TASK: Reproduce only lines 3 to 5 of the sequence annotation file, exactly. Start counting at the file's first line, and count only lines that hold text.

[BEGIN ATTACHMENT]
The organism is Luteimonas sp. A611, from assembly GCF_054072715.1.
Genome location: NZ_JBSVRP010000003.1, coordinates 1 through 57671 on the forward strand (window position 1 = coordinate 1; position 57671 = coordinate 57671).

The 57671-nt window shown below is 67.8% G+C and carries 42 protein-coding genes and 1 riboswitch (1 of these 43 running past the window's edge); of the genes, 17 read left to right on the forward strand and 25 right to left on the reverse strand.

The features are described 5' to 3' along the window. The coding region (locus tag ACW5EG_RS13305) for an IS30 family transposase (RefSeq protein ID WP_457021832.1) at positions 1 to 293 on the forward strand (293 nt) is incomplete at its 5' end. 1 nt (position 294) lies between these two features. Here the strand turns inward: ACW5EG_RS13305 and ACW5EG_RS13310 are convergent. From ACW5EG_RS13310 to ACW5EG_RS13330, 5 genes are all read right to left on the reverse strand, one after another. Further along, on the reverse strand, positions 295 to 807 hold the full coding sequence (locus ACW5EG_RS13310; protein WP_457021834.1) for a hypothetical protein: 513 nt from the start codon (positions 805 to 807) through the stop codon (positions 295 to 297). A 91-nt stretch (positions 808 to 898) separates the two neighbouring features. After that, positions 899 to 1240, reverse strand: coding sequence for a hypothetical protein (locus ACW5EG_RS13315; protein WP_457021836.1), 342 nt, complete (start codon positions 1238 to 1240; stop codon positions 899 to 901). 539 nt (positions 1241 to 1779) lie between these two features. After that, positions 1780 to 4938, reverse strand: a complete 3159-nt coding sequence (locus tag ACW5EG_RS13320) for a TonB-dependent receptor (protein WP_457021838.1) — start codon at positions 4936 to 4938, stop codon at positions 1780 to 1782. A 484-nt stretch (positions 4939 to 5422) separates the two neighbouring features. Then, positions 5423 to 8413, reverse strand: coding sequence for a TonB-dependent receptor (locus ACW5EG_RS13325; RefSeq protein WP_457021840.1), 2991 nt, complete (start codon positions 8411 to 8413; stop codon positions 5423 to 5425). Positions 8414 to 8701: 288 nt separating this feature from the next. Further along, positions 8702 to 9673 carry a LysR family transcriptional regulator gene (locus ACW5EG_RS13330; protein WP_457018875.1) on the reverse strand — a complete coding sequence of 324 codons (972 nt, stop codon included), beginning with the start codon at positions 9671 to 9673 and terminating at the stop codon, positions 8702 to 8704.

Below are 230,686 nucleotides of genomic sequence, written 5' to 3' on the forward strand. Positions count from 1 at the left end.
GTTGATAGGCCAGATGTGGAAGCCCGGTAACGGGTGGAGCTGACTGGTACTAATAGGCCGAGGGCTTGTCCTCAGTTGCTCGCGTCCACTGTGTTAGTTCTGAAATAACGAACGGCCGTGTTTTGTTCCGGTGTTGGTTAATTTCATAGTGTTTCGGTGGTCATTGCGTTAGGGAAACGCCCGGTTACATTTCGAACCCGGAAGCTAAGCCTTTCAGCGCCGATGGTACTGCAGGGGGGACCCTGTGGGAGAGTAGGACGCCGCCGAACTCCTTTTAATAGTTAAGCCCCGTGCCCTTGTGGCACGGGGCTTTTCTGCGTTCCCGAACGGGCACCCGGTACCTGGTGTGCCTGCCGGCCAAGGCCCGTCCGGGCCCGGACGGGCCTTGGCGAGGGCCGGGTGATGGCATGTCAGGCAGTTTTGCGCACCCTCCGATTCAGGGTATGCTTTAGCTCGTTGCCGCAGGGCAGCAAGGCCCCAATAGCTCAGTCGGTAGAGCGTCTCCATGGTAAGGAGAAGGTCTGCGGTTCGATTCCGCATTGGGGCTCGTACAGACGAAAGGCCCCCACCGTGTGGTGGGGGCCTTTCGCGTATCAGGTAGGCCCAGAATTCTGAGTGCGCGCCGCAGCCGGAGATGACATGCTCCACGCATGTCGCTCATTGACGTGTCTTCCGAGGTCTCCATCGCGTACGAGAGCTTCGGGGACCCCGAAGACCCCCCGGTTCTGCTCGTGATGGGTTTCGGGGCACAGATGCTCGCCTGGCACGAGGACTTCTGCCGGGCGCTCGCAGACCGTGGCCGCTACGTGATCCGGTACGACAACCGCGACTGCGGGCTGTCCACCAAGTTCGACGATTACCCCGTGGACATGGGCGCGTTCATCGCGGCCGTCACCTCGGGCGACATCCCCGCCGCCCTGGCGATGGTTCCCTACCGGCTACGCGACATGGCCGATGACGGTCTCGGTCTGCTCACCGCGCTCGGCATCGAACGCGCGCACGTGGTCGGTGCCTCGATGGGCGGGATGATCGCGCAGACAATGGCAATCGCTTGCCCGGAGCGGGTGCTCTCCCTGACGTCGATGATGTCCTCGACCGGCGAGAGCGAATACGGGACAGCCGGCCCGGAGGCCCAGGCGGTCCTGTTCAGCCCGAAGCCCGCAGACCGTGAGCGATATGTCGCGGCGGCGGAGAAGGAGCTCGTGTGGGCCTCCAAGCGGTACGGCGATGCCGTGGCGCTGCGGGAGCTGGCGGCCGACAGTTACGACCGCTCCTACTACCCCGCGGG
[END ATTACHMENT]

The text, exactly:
The 57671-nt window shown below is 67.8% G+C and carries 42 protein-coding genes and 1 riboswitch (1 of these 43 running past the window's edge); of the genes, 17 read left to right on the forward strand and 25 right to left on the reverse strand.

The features are described 5' to 3' along the window. The coding region (locus tag ACW5EG_RS13305) for an IS30 family transposase (RefSeq protein ID WP_457021832.1) at positions 1 to 293 on the forward strand (293 nt) is incomplete at its 5' end. 1 nt (position 294) lies between these two features. Here the strand turns inward: ACW5EG_RS13305 and ACW5EG_RS13310 are convergent. From ACW5EG_RS13310 to ACW5EG_RS13330, 5 genes are all read right to left on the reverse strand, one after another. Further along, on the reverse strand, positions 295 to 807 hold the full coding sequence (locus ACW5EG_RS13310; protein WP_457021834.1) for a hypothetical protein: 513 nt from the start codon (positions 805 to 807) through the stop codon (positions 295 to 297). A 91-nt stretch (positions 808 to 898) separates the two neighbouring features. After that, positions 899 to 1240, reverse strand: coding sequence for a hypothetical protein (locus ACW5EG_RS13315; protein WP_457021836.1), 342 nt, complete (start codon positions 1238 to 1240; stop codon positions 899 to 901). 539 nt (positions 1241 to 1779) lie between these two features. After that, positions 1780 to 4938, reverse strand: a complete 3159-nt coding sequence (locus tag ACW5EG_RS13320) for a TonB-dependent receptor (protein WP_457021838.1) — start codon at positions 4936 to 4938, stop codon at positions 1780 to 1782. A 484-nt stretch (positions 4939 to 5422) separates the two neighbouring features. Then, positions 5423 to 8413, reverse strand: coding sequence for a TonB-dependent receptor (locus ACW5EG_RS13325; RefSeq protein WP_457021840.1), 2991 nt, complete (start codon positions 8411 to 8413; stop codon positions 5423 to 5425). Positions 8414 to 8701: 288 nt separating this feature from the next. Further along, positions 8702 to 9673 carry a LysR family transcriptional regulator gene (locus ACW5EG_RS13330; protein WP_457018875.1) on the reverse strand — a complete coding sequence of 324 codons (972 nt, stop codon included), beginning with the start codon at positions 9671 to 9673 and terminating at the stop codon, positions 8702 to 8704.

Below are 230,686 nucleotides of genomic sequence, written 5' to 3' on the forward strand. Positions count from 1 at the left end.